# MATH 267 Problem Set 11 Solutions The notation ```MATH 267 Problem Set 11 Solutions
The notation
u[n] =
n
1
0
o
if n ≥ 0
,
if n &lt; 0
δ[n] =
1 if n = 0
0 if n 6= 0
will be used throughout this problem set.
1. The output y[n] generated by a system S for the input x[n] is
∞
X
y[n] =
x[k]g[n − 2k]
k=−∞
where g[n] = u[n] − u[n − 4].
(a) Determine y[n] when x[n] = δ[n − 1].
(b) Determine y[n] when x[n] = δ[n − 2].
(c) Is the system LTI?
(d) Determine y[n] when x[n] = u[n].
P∞
P∞
Solution. (a) y[n] = k=−∞ x[k]g[n − 2k] = k=−∞ δ[k − 1]g[n − 2k] = g[n − 2] = u[n − 2] − u[n − 6]
P∞
P∞
(b) y[n] = k=−∞ x[k]g[n − 2k] = k=−∞ δ[k − 2]g[n − 2k] = g[n − 4] = u[n − 4] − u[n − 8]
(c) No. If S were LTI, the answer to (b) would have to be the answer to (a) with a time shift of 1, rather
than 2.
(d)
∞
∞
∞
X
X
X
y[n] =
x[k]g[n − 2k] =
u[k]g[n − 2k] =
g[n − 2k]
=
=
k=−∞
∞
X
∞
X
k=−∞
k=0
k=0
u[n − 2k] −
X
1−
0≤k≤ n
2
X
k=0
u[n − 2k − 4]
1=
X
n −2&lt;k≤ n
2
2
k≥0
0≤k≤ n
2 −2

0 if n &lt; 0


1 if n = 0
1=

 1 if n = 1
2 if n ≥ 2
2. Determine the z–transforms for each of the following signals. Sketch the pole–zero plot and indicate the
region of convergence. If the unit circle, |z| = 1, is in the ROC, find the signal’s Fourier Transform as
well. n
(a) 12
u[n + 4] − u[n − 5]
(b) (−2)n u[n − 3]
|n|
π
(d) 4n cos 2π
(c) 12
6 n + 4 u[−n − 1]
Solution. (a) Note that u[n + 4] is one for n ≥ −4 and zero otherwise and u[n − 5] is one for n ≥ 5 and
zero otherwise. So u[n + 4] − u[n − 5] is one for −4 ≤ n &lt; 5 and zero otherwise. Hence
H(z) =
4
X
n=−4
1 n −n
z
2
=
4
X
(2z)−n = (2z)4 +(2z)3 +(2z)3 +(2z)+1+(2z)−1 +(2z)−2 +(2z)−3 +(2z)−4
n=−4
(∗)
The region of convergence consists of the entire complex plane, with the exception of z = 0, where there
p+1
is a pole (because of the negative powers of z). To determine the zeroes, use a + ar + &middot; &middot; &middot; + arp = a 1−r
1−r
with r = (2z)−1 , a = (2z)4 and p = 8. Except when r = (2z)−1 = 1, i.e. except when z = 12 , we have
−9
9
1−(2z)
−4 (2z) −1
H(z) = (2z)4 1−(2z)
−1 = (2z)
(2z)−1
1
So the zeroes of H(z) are 21 times the various 9th roots of unity, except z = 12 itself. (When z = 12 , H(z)
is a sum of nine strictly postive terms and so cannot be zero. See (∗).) So the zeroes are z = 21 e2kπi/9 for
iω 9
) −1
k = 1, 2, 3, 4, 5, 6, 7, 8. Because |z| = 1 is in the region of convergence ĥ(ω) = H(eiω ) = (2eiω )−4 (2e
(2eiω )−1 .
(b) By definition
∞
X
X(z) =
x[n]z −n =
n=−∞
∞
X
−
2 n
z
=
(−2/z)3
1+2/z
8
= − z2 (z+2)
n=3
provided − z2 | &lt; 1. So the region of convergence is |z| &gt; 2 . There are poles at z = 0, −2 and no
zeroes. (The pole at z = 0 is not even on the boundary of the region of convergence and so can be
legitimately discarded.) In this part |z| = 1 is not in the region of convergence.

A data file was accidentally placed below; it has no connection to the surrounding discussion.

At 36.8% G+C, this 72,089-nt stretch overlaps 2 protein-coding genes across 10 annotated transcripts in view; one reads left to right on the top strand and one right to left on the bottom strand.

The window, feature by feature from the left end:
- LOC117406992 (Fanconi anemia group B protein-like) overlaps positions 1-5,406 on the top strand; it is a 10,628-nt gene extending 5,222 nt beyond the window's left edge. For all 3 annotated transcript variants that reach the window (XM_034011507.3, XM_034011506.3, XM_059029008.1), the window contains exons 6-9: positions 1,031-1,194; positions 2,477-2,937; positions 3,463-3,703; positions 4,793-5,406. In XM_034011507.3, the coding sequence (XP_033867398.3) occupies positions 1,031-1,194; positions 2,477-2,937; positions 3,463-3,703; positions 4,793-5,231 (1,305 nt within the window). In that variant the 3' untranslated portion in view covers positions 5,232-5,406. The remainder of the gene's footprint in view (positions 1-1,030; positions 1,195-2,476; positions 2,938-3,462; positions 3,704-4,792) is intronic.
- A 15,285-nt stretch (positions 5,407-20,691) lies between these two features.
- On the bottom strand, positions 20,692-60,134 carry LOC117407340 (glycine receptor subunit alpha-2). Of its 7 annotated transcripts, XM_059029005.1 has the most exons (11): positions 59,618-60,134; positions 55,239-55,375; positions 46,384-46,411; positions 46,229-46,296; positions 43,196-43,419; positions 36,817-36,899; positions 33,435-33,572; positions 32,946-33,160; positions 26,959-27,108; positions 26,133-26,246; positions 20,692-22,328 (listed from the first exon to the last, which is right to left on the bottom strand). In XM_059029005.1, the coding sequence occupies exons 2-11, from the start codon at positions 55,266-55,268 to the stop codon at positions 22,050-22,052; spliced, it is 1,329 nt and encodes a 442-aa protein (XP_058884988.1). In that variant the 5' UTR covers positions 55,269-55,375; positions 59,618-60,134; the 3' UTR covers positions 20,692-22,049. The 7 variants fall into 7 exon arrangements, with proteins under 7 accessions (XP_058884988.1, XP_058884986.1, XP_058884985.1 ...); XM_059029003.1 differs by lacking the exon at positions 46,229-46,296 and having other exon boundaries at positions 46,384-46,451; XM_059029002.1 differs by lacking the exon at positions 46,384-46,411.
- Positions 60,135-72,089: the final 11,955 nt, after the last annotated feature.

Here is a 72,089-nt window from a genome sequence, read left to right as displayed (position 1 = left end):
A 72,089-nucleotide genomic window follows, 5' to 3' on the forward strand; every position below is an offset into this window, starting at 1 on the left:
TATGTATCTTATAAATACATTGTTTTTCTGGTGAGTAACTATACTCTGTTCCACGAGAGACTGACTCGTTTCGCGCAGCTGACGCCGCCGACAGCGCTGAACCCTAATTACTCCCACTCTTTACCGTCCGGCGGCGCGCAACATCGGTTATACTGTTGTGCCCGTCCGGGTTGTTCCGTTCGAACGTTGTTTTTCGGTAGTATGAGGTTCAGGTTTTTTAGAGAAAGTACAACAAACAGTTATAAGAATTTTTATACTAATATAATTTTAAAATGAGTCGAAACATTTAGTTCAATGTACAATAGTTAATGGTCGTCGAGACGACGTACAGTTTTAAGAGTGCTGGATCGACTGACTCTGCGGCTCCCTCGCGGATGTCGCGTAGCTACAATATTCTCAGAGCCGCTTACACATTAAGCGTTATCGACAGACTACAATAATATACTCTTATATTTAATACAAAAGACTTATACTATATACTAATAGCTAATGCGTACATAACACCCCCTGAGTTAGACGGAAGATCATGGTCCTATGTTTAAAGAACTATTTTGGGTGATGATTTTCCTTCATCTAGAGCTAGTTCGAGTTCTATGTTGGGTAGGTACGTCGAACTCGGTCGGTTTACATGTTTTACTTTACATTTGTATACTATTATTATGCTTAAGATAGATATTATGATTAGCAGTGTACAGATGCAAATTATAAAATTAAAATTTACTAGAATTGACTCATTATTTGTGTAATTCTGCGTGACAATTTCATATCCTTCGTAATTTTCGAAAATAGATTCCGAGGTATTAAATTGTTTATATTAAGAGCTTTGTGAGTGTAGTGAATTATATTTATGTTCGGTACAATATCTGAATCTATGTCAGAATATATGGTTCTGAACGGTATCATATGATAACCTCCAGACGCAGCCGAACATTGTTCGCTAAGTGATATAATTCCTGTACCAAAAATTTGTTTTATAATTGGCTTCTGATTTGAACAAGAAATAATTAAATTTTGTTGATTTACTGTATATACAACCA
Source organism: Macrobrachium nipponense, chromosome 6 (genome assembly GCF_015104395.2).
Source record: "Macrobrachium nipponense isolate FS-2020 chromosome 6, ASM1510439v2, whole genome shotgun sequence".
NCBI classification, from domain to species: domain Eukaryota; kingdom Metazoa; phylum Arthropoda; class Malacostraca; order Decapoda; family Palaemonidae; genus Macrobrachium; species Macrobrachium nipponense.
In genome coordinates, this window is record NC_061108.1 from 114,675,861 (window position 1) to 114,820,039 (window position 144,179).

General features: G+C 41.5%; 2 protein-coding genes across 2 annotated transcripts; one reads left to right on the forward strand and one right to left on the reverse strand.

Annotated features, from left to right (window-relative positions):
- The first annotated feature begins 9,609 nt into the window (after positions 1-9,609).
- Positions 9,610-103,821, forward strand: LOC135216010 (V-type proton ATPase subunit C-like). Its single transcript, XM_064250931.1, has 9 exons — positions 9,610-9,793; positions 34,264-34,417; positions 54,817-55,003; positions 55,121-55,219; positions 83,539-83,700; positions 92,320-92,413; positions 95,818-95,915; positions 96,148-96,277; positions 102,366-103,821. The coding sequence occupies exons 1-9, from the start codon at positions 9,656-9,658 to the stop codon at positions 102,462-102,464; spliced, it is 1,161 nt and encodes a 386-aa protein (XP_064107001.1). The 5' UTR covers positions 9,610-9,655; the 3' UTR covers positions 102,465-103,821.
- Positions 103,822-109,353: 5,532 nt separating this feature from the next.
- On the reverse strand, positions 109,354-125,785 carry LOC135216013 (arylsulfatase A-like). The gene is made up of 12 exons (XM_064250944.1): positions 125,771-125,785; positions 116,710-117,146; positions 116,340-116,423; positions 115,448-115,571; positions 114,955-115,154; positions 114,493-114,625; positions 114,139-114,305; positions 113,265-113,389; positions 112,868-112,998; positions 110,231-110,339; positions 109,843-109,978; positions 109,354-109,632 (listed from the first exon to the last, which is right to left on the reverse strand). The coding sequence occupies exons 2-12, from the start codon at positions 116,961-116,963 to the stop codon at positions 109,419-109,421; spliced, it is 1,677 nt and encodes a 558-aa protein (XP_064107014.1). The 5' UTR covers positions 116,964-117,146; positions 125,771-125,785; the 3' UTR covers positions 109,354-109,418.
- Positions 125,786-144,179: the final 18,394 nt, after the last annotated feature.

(c)
∞
X
H(z) =
1 |n| −n
z
2
=
n=−∞
∞
X
1 n −n
z
2
−1
X
+
1 −n −n
z
2
=
n=−∞
n=0
∞
X
(2z)
−n
−
n=0
∞
X
z n
2
n=1
We made the substitution in n → −n in the second sum. Continuing,
1
1−(2z)−1
H(z) =
−
z/2
1−z/2
=
2z
2z−1
+
z
z−2
4z−5
= z 2(z−2)+(2z−1)
(2z−1)(z−2) = z (2z−1)(z−2)
1
&lt; 1, z &lt; 1 or 1 &lt; |z| &lt; 2. There are poles at z = 1 , 2 and zeroes at
with region of convergence 2z
2
2
2
iω
−5
z = 0, 54 . Because |z| = 1 is in the region of convergence ĥ(ω) = H(eiω ) = eiω (2eiω4e
−1)(eiω −2) .
(d) The z–transform is
H(z) =
∞
X
h[n]z −n =
n=−∞
=
1 −i π
4
2e
−1
X
4n cos
2π
6 n
+
π
4
z −n =
n=−∞
∞
X
m=1
m
π
ei 3 z4
+
∞
X
1
2
π
π
π
π
ei 3 m−i 4 + e−i 3 m+i 4
z m
4
where m = −n
m=1
1 iπ
4
2e
∞
X
m
π
e−i 3 z4
m=1
=
π z
1 −i π
4 ei 3
2e
4
π
1 − ei 3 z4
+
π z
1 iπ
4 −i 3
2e e
4
π
1 − e−i 3 z4
π
π
π
π
π
π π
π
z ei 12 1 − e−i 3 z4 + e−i 12 1 − ei 3 z4
z ei 12 + e−i 12 − z4 ei 4 + e−i 4
=
=
π
π
π
π
8
8
1 − ei 3 z4 1 − e−i 3 z4
1 − ei 3 z4 1 − e−i 3 z4
π
− z4 cos π4
cos 12
z
=
π z
π
4 1 − ei 3 4 1 − e−i 3 z4
π π
provided e&plusmn;i 3 z4 &lt; 1. That is, provided |z| &lt; 4. There are poles at e&plusmn;i 3 z4 = 1 or equivalently, at
π
cos 12
π
z = 4e&plusmn;i 3 . There are zeroes at z = 0 and z = 4
. Because |z| = 1 is in the region of convergence
cos π4
ĥ(ω) = H(eiω ) =
π
cos 12
− 14 eiω cos π4
1 iω
e
π
π
4
1 − 14 ei 3 eiω 1 − 14 e−i 3 eiω
3. Let
x[n] = (−1)n u[n] + αn u[−n − n0 ]
Determine the constraints imposed on the complex number α and the integer n0 by the requirement
that the z–transform of x[n] has region of convergence 1 &lt; |z| &lt; 2.
2
Solution. The z–transform of x[n] is
X(z) =
=
∞
X
n=−∞
∞
X
x[n]z −n =
(−z)−n +
n=0
∞
X
(−z)−n +
−n
X0
α n
z
n=−∞
n=0
∞
X
=
∞
X
(−z)−n +
∞
X
α −m
z
where m = −n
m=n0
n=0
z m
α
m=n0
The first sum converges for (−z)−1 &lt; 1 or |z| &gt; 1. The second sum converges for αz &lt; 1 or |z| &lt; |α|.
So we need |α| = 2 . There is no constraint placed on n0 .
4. Use partial fractions and the fact that the z–transform of an u[n] is
|z| &gt; |a|, to find the inverse z–transform of
X(z) =
1 − 13 z −1
,
(1 − z −1 )(1 + 2z −1 )
1
1−az −1 ,
with region of convergence
|z| &gt; 2
Solution. Write ζ = z −1 . Then
X(z) =
1 − 13 ζ
A
B
A(1 + 2ζ) + B(1 − ζ)
=
+
=
(1 − ζ)(1 + 2ζ)
1−ζ
1 + 2ζ
(1 − ζ)(1 + 2ζ)
with A and B determined by
A(1 + 2ζ) + B(1 − ζ) = 1 − 31 ζ ⇐⇒ A + B = 1, 2A − B = − 13 ⇐⇒ A = 29 , B =
Hence
X(z) =
2 1
9 1−ζ
+
7 1
9 1+2ζ
⇒
3
x[n] = 29 u[n] + 79 (−2)n u[n]
7
9
```